Statewide Water Crisis continues to worsen as State Officials set initial allocation for State Water Deliveries at 5% of normal, the lowest ever in the history of the State Water Project
LONG BEACH, CA – The Long Beach Board of Water Commissioners has announced today that the City of Long Beach has set another 10-year record low for water consumption during the month of November. Citywide water demand during the month of November was 12.5 percent below the city's historical 10-year average. For the past 12-month period, water demand in Long Beach was 17.5 percent below the historical average.
“To set another record low for water use in November is great in and of itself,” said Paul Blanco, President of the Long Beach Board of Water Commissioners. “But to do so in a month that produced zero rainfall, making it the driest November on record, really demonstrates the outstanding job that our residents and businesses are doing to be responsible users of water,” continued Blanco. “We continue to be impressed by the great lengths that our customers have gone in order to make a permanent lifestyle change to their water use habits.”
The good news for Long Beach comes in the face of another announcement made today by the California Department of Water Resources (DWR), which said that it will set the initial allocation for statewide water deliveries, including the Southern California region, at five percent of normal. This represents the lowest initial allocation ever in the State Water Project’s (SWP) 42-year history. A five percent allocation means that California water contractors will only initially receive 208,597 acre-feet of water out of a total of 4,171,996 acre-feet that they requested for the year. State water project allocations often increase during the course of the year, such as last year when an initial allocation of 15% rose to a 40% allocation by the end of the year.
“California is struggling through a water crisis that is not going away anytime soon,” said Kevin Wattier, General Manager for the Long Beach Water Department. “We’re deep into the third straight year of a drought, our state’s critical reservoirs are being quickly depleted, and there are a variety of environmental restrictions that are further impacting our region’s ability to import water from the Delta,” added Wattier.
The State of California recently passed a legislative package that aims to solve California’s water problems. A significant part of the package is an $11.14 Billion water bond that will go before voters in November 2010. The bond would fund projects in the areas of storage, water recycling and conservation, as well as others. If the bond were to fail, it is unknown how effective the other legislation will be at addressing the state’s water issues.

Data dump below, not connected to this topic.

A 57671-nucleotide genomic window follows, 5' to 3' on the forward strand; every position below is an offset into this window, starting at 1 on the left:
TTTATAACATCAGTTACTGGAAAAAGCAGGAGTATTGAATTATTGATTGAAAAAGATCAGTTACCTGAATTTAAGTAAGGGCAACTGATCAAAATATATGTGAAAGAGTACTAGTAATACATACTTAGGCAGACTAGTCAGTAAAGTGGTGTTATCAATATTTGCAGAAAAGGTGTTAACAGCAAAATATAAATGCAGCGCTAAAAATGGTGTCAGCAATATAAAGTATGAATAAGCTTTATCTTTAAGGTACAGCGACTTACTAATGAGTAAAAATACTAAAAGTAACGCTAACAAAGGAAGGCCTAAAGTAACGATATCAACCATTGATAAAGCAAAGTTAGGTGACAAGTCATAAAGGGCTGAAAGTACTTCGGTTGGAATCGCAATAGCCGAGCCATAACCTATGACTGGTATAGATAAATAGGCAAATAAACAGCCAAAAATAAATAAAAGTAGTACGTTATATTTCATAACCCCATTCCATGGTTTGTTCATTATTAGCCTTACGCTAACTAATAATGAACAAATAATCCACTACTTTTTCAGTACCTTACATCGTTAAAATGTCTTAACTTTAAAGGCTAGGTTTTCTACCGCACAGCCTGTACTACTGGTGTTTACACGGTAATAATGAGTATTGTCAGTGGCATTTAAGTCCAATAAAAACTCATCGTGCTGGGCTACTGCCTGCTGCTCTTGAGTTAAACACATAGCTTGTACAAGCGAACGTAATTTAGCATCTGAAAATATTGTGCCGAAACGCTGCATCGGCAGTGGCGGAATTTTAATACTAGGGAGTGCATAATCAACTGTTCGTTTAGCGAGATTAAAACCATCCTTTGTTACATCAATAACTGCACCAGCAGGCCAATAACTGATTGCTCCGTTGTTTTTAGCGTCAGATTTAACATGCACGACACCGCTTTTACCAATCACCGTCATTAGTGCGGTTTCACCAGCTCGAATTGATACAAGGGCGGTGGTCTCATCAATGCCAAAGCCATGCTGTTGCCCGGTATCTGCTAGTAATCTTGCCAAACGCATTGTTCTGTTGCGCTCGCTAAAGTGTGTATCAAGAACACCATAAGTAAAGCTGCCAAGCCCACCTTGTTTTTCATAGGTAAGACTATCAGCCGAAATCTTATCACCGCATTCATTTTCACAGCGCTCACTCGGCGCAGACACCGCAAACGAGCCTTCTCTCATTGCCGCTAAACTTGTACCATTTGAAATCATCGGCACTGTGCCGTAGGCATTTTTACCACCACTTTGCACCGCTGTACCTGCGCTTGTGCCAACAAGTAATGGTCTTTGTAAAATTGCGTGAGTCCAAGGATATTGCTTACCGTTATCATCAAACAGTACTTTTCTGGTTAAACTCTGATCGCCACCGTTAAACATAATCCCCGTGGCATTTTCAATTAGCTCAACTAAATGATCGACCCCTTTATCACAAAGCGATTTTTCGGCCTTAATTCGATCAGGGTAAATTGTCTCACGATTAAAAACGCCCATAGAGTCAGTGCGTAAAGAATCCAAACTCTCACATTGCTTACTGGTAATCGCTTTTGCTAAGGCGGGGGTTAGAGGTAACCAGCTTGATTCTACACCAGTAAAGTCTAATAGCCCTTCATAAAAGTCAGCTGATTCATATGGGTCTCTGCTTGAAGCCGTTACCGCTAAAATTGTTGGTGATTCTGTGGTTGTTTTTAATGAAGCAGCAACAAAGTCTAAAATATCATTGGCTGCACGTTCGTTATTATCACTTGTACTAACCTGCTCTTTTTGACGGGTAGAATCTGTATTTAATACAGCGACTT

Wattier is confident the solution is simple.
“The only short-term option that we have to address this worsening crisis is to continue to do what Long Beach has been doing so well for the past two years, and that is to continue to conserve water. There are literally no other solutions that can be as quickly and inexpensively implemented as immediate and sustained water conservation,” said Wattier.
Lester A. Snow, DWR Director, holds the same opinion about water conservation as Wattier. In today’s conference call on the initial allocation he suggested that cities should respond to the record low initial allocation by conserving more water, “…starting today!” said Snow.
“The Legislature took a major step forward earlier this month to address the state’s water needs by heeding Governor Schwarzenegger’s call and passing the most comprehensive water package in California history,” said Director Snow. “Nevertheless, on the heels of a three-year drought, we need to prepare now so that we have adequate water supplies for homes, farms and businesses.”
SWP contractors provide water to more than 25 million California residents and more than 750,000 acres of farmland. According to DWR, the historical average of final SWP allocations as a percentage of initial contractor requests over the past 10 years has been 68 percent. Without significant precipitation or other beneficial hydrologic and water supply conditions, this year’s final allocation will likely fall far short of the 68 percent average and possibly below last year’s meager 40 percent allocation.
Long Beach purchases slightly less than half of its water supply from the Metropolitan Water District of Southern California, which itself imports roughly half (just under 2,000,000 acre-feet) of the SWP’s total statewide water deliveries. In addition to the imported water that it purchases, the Long Beach Water Department provides its customers with water from other sources such as pumped groundwater and recycled water. Increased conservation allows the Water Department to rely less on imported water, which is the most expensive source of water it currently uses.
Long Beach Water is an urban, Southern California retail water supply agency, and the standard in water conservation and environmental stewardship.